Illinois officials remain on high alert, following the discovery of an Asian carp caught in late June on the wrong side of electric barriers built near Chicago to keep the invasive species from entering Lake Michigan.
The discovery of the fish in the Calumet River, nine miles from Lake Michigan, comes as federal and state officials have renewed calls for the release of a U.S. Army Corps of Engineers study that could offer “a range of options and technologies” to tackle the threat of Asian carp and other invasive species. The report’s release was delayed by the Trump administration in February.
By tracing where this single carp had lived, researchers hope to prove whether the fish breached a series of three barriers used to block the species from entering the Great Lakes. The carp, which can grow up to 110 pounds and eat 20 percent of their weight every day, have spread up the Mississippi River and other Midwest waterways over the last several decades.
A two-week search conducted in response to the June 22 capture of the fish found no evidence of other Asian carp above the barrier, located about 37 miles from Lake Michigan, officials said on Monday.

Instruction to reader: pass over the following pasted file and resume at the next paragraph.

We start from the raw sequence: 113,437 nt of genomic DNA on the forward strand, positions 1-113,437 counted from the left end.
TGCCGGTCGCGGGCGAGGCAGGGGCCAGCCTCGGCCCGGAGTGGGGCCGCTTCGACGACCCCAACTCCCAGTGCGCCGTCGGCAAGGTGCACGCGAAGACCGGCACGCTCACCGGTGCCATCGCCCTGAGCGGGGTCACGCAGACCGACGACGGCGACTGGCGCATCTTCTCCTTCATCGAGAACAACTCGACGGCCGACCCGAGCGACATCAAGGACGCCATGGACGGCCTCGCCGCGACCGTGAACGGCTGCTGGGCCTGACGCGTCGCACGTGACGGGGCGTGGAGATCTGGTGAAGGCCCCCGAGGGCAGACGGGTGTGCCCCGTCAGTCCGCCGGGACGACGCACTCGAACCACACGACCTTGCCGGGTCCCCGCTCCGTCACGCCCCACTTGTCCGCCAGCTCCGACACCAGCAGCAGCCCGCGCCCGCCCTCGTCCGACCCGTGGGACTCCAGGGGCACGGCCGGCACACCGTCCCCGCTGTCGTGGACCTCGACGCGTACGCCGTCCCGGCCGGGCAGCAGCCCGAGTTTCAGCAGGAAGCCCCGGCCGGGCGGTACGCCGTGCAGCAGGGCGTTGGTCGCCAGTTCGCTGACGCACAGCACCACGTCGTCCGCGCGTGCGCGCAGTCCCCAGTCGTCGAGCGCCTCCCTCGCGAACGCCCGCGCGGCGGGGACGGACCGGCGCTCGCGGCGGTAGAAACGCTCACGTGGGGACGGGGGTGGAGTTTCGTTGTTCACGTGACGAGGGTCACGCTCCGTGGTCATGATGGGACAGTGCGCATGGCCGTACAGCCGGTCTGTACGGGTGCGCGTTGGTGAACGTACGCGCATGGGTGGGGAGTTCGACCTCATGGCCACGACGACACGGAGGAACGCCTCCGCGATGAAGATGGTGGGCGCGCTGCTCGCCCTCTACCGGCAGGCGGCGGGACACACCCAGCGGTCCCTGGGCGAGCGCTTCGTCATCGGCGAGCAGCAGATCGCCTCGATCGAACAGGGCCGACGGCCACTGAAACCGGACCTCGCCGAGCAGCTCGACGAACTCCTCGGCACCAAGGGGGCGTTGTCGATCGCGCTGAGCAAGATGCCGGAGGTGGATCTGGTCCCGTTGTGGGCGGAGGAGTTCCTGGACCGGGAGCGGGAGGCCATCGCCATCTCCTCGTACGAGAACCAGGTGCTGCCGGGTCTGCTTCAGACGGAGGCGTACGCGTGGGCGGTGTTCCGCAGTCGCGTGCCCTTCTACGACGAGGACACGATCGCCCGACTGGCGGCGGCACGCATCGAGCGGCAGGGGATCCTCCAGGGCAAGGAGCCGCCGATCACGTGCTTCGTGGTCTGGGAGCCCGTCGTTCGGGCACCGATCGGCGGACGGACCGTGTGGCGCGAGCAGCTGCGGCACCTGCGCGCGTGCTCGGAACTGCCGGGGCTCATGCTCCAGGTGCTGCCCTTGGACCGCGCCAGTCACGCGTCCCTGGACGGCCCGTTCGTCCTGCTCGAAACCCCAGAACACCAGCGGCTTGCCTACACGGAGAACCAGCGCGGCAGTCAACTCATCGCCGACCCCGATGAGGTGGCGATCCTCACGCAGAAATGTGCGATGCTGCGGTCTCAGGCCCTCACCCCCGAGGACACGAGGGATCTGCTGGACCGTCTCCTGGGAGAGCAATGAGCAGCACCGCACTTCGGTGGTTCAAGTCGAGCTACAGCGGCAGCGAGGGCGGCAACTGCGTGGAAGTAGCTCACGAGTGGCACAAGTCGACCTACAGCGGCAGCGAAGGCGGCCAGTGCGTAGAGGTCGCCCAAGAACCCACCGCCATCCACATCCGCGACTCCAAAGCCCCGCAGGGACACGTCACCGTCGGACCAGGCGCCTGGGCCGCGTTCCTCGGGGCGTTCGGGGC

An inquiry into this carp’s origin is still underway, said Greg Whitledge, a Southern Illinois University zoologist. His team plans to examine the fish’s DNA as well as the chemistry of calcium deposits in its ear bone to trace the waterways in which it had traveled. Those findings will be released later in July.
“This is an approach at my lab at SIU has pretty commonly used to get information about the environmental history of various fish species in the Midwest here, especially the rivers, but the Chicago area as well,” Whitledge said.
Whitledge said after several weeks of work, the fish was identified by authorities as being a mature male Silver carp thanks to an analysis by the U.S. Fish and Wildlife Service.
Silver carp are one of four Asian carp species including the…